Best practices to breakthrough bottlenecks
While flow cytometry technology is rapidly evolving to enable higher parameter cell analyses, the core fundamentals related to practicing good cytometry technique remains relatively unchanged. Especially as researchers pursue experiments and multicolour panels with ever higher degrees of complexity, it is now even more important to get the basics right from the start – establishing a solid experimental foundation with proper controls and following good experimental practices. Here are some of the common pain-points encountered during a flow cytometry experiment, and tips to help resolve these issues:
Strategic multicolour panel construction
When designing a multicolour panel experiment, having a well-thought-out panel before lifting a pipette will significantly improve the chances of obtaining the highest quality data. As a general guide, particularly when using traditional flow cytometry, balancing expected protein/biomarker target abundance andfluorophore brightness is the main principle behind multicolour panel construction. A fluorophore’s brightness is determined by the Staining Index (SI)3, which factors in the mean signal intensity of the positive population, relative to the background staining on the negative population.
Brighter fluorophores with a low background typically yield higher SI value for a given conjugate/marker detection, allowing better separation between positive and negative cell populations. Lower abundance cell and biomarkers with low frequency of expression benefit from bright fluorophores, whereas markers with high expression levels can be identified using dimmer fluorophores in a multicolour panel.
Overlooking these technical parameters may result in lower assay sensitivity, lack of identification of relevant populations, or misclassification of cell types. This is especially the case when using fluorophores with significant spectral overlap, discussed in more detail in the following section. Peer reviewed publications are a good resource to understand expected biological expression levels. Representative data for antibodies of interest from trusted manufacturers can also provide valuable information regarding fluorophore brightness and antigen expression.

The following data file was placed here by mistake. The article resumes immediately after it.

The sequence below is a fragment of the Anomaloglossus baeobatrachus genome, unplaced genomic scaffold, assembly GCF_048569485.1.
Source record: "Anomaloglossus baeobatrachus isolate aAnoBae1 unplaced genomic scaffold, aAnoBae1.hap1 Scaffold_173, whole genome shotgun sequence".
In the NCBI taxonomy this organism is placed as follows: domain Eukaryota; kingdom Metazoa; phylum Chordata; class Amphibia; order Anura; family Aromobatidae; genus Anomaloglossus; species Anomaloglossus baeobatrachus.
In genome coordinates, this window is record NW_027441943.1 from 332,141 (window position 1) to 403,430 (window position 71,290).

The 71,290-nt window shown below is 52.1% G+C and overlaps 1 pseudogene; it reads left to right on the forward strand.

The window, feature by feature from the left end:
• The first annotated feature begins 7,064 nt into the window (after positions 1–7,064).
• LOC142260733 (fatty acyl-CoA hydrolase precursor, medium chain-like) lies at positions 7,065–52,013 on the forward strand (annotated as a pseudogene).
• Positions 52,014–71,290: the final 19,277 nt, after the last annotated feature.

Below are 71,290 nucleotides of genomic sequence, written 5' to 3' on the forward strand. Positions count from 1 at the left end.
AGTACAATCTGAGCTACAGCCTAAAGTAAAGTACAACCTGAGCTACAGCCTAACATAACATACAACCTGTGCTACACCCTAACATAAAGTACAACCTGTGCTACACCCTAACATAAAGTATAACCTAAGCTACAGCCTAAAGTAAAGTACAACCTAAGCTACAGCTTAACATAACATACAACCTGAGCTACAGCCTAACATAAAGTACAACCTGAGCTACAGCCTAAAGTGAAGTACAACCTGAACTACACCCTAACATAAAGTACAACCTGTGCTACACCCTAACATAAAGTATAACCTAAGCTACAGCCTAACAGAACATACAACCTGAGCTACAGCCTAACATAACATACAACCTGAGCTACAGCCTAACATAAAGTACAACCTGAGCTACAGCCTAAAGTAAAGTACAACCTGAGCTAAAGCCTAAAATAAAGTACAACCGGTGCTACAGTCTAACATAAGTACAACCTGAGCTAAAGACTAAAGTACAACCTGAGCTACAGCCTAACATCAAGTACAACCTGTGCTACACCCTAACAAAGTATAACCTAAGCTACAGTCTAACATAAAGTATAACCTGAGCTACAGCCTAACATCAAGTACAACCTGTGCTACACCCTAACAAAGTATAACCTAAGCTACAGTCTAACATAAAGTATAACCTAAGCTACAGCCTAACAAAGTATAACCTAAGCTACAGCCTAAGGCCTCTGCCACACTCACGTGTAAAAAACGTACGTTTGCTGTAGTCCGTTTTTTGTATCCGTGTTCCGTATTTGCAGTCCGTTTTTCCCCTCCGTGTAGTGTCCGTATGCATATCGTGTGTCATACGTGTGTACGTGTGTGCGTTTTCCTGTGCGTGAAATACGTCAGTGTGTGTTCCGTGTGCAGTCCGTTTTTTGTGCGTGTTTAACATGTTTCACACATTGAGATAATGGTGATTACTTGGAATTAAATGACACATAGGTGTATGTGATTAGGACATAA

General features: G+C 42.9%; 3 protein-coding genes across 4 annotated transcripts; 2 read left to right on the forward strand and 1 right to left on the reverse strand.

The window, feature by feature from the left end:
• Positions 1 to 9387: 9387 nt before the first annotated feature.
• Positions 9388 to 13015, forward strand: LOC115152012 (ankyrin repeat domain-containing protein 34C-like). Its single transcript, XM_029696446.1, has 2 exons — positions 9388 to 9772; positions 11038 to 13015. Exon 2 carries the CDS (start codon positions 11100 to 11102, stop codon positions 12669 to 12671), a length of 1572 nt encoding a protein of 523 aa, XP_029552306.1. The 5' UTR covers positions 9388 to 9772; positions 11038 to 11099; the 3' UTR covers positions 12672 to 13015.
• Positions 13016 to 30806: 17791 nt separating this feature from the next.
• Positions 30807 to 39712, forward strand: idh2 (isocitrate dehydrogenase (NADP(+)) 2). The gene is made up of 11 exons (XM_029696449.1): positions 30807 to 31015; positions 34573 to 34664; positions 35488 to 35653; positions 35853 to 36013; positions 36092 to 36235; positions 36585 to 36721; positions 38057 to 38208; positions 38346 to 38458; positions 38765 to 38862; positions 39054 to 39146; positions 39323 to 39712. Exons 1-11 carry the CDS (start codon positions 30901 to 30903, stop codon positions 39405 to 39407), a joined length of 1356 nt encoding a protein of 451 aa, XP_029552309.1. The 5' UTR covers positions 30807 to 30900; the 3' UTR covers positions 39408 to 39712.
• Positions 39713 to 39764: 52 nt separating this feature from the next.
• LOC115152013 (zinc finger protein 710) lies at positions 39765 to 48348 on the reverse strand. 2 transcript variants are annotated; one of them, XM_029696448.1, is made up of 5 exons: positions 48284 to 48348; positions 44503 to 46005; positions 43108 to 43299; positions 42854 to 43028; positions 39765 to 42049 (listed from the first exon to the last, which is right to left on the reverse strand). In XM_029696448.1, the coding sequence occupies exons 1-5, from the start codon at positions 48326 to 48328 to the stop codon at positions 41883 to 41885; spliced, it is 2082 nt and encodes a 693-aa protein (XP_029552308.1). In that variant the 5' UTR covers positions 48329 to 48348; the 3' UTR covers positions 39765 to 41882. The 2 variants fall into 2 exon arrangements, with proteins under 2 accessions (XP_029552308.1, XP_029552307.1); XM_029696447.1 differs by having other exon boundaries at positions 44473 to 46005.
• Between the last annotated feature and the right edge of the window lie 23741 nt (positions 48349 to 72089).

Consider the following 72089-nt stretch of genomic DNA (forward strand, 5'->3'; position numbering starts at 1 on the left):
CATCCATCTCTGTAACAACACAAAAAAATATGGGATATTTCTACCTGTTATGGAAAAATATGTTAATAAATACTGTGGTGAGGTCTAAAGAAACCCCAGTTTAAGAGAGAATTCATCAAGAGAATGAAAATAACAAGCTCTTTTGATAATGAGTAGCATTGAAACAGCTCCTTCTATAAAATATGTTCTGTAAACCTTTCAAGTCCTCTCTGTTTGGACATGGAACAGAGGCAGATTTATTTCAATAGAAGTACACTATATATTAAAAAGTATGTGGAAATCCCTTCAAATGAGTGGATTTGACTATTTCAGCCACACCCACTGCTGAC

Careful selection of antibody-fluorophore combination will also minimise spectral overlap and spillover. Try to avoid analysing co-expressed markers on thesame cell types with fluorophores that exhibit high degree of spectral overlap, as well as those being directly compared in a bivariate plot.
Having pre-planned gating and analysis strategies is essential to avoid compensation issues and ensure unbiased data analysis. Comparing excitation/emission properties of different fluorophores on spectra viewers available across different commercial vendor websites can help in choosing the best fluorophore combination for the markers of interest.